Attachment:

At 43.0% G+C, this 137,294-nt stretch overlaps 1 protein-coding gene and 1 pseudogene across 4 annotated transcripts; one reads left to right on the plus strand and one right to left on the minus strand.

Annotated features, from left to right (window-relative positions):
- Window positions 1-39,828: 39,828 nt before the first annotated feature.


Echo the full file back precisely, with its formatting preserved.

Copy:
At 43.0% G+C, this 137,294-nt stretch overlaps 1 protein-coding gene and 1 pseudogene across 4 annotated transcripts; one reads left to right on the plus strand and one right to left on the minus strand.

Annotated features, from left to right (window-relative positions):
- Window positions 1-39,828: 39,828 nt before the first annotated feature.